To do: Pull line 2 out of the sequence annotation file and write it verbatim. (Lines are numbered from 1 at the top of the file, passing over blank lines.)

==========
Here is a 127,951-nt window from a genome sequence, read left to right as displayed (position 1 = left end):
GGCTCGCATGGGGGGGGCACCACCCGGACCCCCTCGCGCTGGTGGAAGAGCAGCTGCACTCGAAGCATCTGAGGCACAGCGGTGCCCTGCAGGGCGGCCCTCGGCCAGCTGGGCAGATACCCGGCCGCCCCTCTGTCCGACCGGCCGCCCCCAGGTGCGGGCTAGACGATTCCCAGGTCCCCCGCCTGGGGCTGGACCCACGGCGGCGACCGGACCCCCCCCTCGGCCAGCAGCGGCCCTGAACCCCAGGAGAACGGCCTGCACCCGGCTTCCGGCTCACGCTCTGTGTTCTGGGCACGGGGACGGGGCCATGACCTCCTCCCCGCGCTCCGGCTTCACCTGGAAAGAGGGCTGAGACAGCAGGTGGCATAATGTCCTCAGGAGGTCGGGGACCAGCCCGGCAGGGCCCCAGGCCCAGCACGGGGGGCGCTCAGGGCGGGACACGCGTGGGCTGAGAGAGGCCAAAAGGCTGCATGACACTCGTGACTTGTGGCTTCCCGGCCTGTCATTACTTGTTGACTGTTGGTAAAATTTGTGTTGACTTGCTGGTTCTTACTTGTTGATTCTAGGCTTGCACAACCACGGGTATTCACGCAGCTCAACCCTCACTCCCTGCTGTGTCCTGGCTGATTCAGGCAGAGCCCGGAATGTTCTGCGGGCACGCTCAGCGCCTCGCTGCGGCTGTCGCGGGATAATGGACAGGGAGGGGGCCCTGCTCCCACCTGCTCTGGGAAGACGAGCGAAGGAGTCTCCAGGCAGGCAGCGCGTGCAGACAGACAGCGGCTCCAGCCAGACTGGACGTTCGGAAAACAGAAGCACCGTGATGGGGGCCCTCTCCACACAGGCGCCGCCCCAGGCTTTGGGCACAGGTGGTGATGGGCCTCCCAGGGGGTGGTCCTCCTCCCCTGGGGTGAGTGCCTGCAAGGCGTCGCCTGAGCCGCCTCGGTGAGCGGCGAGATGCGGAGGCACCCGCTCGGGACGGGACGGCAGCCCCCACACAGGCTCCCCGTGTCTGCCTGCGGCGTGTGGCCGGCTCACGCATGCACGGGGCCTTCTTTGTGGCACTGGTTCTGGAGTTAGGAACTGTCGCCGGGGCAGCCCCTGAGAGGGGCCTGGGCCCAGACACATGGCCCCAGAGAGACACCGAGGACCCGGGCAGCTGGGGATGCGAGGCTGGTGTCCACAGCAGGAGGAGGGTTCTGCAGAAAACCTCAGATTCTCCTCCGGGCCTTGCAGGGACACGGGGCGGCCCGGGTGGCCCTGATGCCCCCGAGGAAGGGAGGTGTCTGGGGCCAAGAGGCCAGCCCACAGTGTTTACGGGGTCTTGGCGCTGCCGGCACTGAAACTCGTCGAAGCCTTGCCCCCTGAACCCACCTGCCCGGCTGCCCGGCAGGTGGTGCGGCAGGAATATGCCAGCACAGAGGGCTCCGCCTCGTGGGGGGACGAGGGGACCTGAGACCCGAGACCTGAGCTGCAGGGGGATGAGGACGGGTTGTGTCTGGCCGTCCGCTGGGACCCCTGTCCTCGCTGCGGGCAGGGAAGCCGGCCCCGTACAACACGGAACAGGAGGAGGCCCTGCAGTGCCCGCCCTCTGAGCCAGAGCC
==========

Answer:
GGCTCGCATGGGGGGGGCACCACCCGGACCCCCTCGCGCTGGTGGAAGAGCAGCTGCACTCGAAGCATCTGAGGCACAGCGGTGCCCTGCAGGGCGGCCCTCGGCCAGCTGGGCAGATACCCGGCCGCCCCTCTGTCCGACCGGCCGCCCCCAGGTGCGGGCTAGACGATTCCCAGGTCCCCCGCCTGGGGCTGGACCCACGGCGGCGACCGGACCCCCCCCTCGGCCAGCAGCGGCCCTGAACCCCAGGAGAACGGCCTGCACCCGGCTTCCGGCTCACGCTCTGTGTTCTGGGCACGGGGACGGGGCCATGACCTCCTCCCCGCGCTCCGGCTTCACCTGGAAAGAGGGCTGAGACAGCAGGTGGCATAATGTCCTCAGGAGGTCGGGGACCAGCCCGGCAGGGCCCCAGGCCCAGCACGGGGGGCGCTCAGGGCGGGACACGCGTGGGCTGAGAGAGGCCAAAAGGCTGCATGACACTCGTGACTTGTGGCTTCCCGGCCTGTCATTACTTGTTGACTGTTGGTAAAATTTGTGTTGACTTGCTGGTTCTTACTTGTTGATTCTAGGCTTGCACAACCACGGGTATTCACGCAGCTCAACCCTCACTCCCTGCTGTGTCCTGGCTGATTCAGGCAGAGCCCGGAATGTTCTGCGGGCACGCTCAGCGCCTCGCTGCGGCTGTCGCGGGATAATGGACAGGGAGGGGGCCCTGCTCCCACCTGCTCTGGGAAGACGAGCGAAGGAGTCTCCAGGCAGGCAGCGCGTGCAGACAGACAGCGGCTCCAGCCAGACTGGACGTTCGGAAAACAGAAGCACCGTGATGGGGGCCCTCTCCACACAGGCGCCGCCCCAGGCTTTGGGCACAGGTGGTGATGGGCCTCCCAGGGGGTGGTCCTCCTCCCCTGGGGTGAGTGCCTGCAAGGCGTCGCCTGAGCCGCCTCGGTGAGCGGCGAGATGCGGAGGCACCCGCTCGGGACGGGACGGCAGCCCCCACACAGGCTCCCCGTGTCTGCCTGCGGCGTGTGGCCGGCTCACGCATGCACGGGGCCTTCTTTGTGGCACTGGTTCTGGAGTTAGGAACTGTCGCCGGGGCAGCCCCTGAGAGGGGCCTGGGCCCAGACACATGGCCCCAGAGAGACACCGAGGACCCGGGCAGCTGGGGATGCGAGGCTGGTGTCCACAGCAGGAGGAGGGTTCTGCAGAAAACCTCAGATTCTCCTCCGGGCCTTGCAGGGACACGGGGCGGCCCGGGTGGCCCTGATGCCCCCGAGGAAGGGAGGTGTCTGGGGCCAAGAGGCCAGCCCACAGTGTTTACGGGGTCTTGGCGCTGCCGGCACTGAAACTCGTCGAAGCCTTGCCCCCTGAACCCACCTGCCCGGCTGCCCGGCAGGTGGTGCGGCAGGAATATGCCAGCACAGAGGGCTCCGCCTCGTGGGGGGACGAGGGGACCTGAGACCCGAGACCTGAGCTGCAGGGGGATGAGGACGGGTTGTGTCTGGCCGTCCGCTGGGACCCCTGTCCTCGCTGCGGGCAGGGAAGCCGGCCCCGTACAACACGGAACAGGAGGAGGCCCTGCAGTGCCCGCCCTCTGAGCCAGAGCC